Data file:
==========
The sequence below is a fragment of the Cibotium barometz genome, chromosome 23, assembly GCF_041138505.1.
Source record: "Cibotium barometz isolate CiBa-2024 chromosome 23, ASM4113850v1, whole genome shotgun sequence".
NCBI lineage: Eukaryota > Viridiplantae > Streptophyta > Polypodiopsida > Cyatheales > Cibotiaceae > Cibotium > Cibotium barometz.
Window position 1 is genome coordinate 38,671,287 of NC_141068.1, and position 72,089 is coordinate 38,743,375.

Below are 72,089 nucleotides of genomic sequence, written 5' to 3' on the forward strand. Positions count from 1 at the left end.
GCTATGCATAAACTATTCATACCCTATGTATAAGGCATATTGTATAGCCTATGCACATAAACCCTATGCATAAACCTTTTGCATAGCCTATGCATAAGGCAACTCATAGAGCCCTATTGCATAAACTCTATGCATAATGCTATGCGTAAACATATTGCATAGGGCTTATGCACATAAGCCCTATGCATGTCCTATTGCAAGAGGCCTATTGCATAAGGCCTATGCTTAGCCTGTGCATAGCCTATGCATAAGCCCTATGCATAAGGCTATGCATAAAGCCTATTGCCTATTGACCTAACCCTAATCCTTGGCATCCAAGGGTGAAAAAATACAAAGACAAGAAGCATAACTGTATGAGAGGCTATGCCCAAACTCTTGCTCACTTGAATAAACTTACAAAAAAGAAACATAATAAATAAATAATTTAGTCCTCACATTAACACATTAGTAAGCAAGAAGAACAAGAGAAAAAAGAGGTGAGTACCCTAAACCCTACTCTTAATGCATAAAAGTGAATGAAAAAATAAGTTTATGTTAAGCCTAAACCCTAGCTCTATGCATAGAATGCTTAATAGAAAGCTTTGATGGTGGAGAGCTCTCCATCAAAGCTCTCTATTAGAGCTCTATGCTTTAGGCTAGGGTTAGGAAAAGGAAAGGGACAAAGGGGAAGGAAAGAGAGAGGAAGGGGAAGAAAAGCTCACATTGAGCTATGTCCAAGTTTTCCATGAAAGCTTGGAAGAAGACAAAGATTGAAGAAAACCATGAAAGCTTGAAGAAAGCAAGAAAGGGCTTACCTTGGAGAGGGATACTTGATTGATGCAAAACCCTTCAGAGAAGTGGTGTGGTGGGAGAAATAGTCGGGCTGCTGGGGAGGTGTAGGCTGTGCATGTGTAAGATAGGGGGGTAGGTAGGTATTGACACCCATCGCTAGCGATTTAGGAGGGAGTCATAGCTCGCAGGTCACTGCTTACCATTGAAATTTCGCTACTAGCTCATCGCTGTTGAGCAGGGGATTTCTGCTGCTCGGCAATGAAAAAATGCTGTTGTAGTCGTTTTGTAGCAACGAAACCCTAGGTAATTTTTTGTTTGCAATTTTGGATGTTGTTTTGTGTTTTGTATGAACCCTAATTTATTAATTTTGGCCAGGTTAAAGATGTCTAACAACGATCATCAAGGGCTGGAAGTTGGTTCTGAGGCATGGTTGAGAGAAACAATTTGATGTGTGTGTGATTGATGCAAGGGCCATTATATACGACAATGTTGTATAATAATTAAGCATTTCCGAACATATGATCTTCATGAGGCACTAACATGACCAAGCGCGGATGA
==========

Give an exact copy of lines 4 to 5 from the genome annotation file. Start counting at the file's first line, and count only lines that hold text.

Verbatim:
Window position 1 is genome coordinate 38,671,287 of NC_141068.1, and position 72,089 is coordinate 38,743,375.

Below are 72,089 nucleotides of genomic sequence, written 5' to 3' on the forward strand. Positions count from 1 at the left end.